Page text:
At Herodium, King Herod challenged the forces of nature. In the first century BCE, the great builder created one of the most daring & iconic structures of the ancient world.
Herodion, one of Herod the Great’s most ambitious and inspiring building projects, served the Judean King (37 – 4 B.C.E.) as summer palace, fortress, monument, burial ground and district capital.
Of all the sites built by the “builder-king”, Herodion is the only one that bears his name. The immense Herodion complex, fifteen kilometers south of Jerusalem and about five kilometers south-east of Bethlehem, near the ancient roads to the dead Sea, was built between 23 and 20 B.C.E.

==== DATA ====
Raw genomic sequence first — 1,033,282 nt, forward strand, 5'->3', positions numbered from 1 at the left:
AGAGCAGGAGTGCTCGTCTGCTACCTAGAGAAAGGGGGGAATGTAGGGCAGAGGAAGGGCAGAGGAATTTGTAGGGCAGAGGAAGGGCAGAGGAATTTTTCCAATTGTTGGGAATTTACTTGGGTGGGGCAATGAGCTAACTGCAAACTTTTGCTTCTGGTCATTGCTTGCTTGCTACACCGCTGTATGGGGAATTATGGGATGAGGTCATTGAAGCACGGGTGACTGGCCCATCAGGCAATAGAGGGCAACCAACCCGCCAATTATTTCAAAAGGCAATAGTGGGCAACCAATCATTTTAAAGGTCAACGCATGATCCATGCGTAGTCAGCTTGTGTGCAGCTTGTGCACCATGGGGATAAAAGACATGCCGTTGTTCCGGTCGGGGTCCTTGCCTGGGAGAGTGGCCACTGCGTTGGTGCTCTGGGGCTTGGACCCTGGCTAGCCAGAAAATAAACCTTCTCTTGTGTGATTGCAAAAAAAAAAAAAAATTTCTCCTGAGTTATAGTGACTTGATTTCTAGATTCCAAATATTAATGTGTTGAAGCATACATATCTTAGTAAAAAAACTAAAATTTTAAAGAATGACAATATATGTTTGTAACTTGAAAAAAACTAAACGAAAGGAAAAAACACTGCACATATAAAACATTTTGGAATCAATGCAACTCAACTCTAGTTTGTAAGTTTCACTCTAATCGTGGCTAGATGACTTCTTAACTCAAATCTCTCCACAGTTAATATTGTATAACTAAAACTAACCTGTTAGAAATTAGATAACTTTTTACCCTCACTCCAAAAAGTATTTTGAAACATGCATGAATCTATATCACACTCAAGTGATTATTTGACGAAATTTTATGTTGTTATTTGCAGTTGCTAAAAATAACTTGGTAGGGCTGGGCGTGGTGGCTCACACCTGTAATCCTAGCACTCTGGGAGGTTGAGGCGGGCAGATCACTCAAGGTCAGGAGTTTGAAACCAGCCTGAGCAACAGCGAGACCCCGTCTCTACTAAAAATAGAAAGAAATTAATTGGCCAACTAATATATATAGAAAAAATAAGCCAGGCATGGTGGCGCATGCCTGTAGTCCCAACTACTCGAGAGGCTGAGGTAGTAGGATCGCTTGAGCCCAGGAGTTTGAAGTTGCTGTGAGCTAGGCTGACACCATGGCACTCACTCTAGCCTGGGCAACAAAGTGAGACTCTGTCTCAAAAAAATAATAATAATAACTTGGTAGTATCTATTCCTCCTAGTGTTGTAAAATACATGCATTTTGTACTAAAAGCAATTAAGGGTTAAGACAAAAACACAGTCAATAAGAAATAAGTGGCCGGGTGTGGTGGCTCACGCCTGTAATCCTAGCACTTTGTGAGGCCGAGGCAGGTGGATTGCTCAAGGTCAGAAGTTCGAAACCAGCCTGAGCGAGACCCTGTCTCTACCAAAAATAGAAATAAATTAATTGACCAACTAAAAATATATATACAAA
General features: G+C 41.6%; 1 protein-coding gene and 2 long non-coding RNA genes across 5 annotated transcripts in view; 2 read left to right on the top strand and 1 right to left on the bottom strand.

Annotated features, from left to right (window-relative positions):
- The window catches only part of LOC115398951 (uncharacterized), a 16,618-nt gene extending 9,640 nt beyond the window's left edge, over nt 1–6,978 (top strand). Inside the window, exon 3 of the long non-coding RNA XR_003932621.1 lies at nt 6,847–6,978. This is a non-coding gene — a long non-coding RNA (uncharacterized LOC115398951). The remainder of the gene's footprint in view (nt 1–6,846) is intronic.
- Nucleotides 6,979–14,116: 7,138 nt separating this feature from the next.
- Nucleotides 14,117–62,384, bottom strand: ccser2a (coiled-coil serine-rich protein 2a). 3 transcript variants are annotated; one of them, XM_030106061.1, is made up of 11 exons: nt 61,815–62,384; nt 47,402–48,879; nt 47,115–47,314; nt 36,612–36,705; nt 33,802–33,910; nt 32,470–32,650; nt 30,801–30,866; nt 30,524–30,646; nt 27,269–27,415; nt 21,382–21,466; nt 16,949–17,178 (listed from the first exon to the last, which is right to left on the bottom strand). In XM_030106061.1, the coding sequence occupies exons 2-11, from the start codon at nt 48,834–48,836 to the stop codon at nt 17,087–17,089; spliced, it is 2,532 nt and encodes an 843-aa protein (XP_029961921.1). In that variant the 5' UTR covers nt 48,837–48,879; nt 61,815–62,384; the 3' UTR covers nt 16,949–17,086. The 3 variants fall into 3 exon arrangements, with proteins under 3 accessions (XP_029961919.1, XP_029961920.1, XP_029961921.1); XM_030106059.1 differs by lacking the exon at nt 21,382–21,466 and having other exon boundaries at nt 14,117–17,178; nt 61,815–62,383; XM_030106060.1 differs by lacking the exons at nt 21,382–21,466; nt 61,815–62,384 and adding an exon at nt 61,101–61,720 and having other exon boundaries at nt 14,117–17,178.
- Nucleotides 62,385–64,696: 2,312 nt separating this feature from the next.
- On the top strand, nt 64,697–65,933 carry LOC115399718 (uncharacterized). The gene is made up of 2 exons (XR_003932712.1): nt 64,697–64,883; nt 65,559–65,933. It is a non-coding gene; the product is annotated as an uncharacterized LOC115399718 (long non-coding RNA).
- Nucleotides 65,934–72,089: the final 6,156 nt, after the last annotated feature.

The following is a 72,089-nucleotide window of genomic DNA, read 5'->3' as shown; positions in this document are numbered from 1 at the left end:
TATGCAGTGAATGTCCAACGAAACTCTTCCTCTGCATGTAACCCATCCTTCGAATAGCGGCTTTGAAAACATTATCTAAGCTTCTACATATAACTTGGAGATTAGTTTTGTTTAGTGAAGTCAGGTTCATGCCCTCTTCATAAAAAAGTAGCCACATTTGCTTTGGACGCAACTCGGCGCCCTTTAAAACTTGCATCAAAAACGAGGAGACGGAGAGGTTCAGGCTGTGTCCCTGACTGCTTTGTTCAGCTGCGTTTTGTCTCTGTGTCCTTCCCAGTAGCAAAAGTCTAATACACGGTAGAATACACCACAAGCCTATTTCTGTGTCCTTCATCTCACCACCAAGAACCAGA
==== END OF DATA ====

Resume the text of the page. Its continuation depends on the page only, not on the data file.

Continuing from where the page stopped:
It was divided into two sections: Upper Herodion, which contained the palace set within a circular fortress on an artificial cone-shaped mountain; and Lower Herodion, at the base of the mountain, which consisted of numerous palace annexes for use by the king’s family and friends, and for the central offices of the district capital.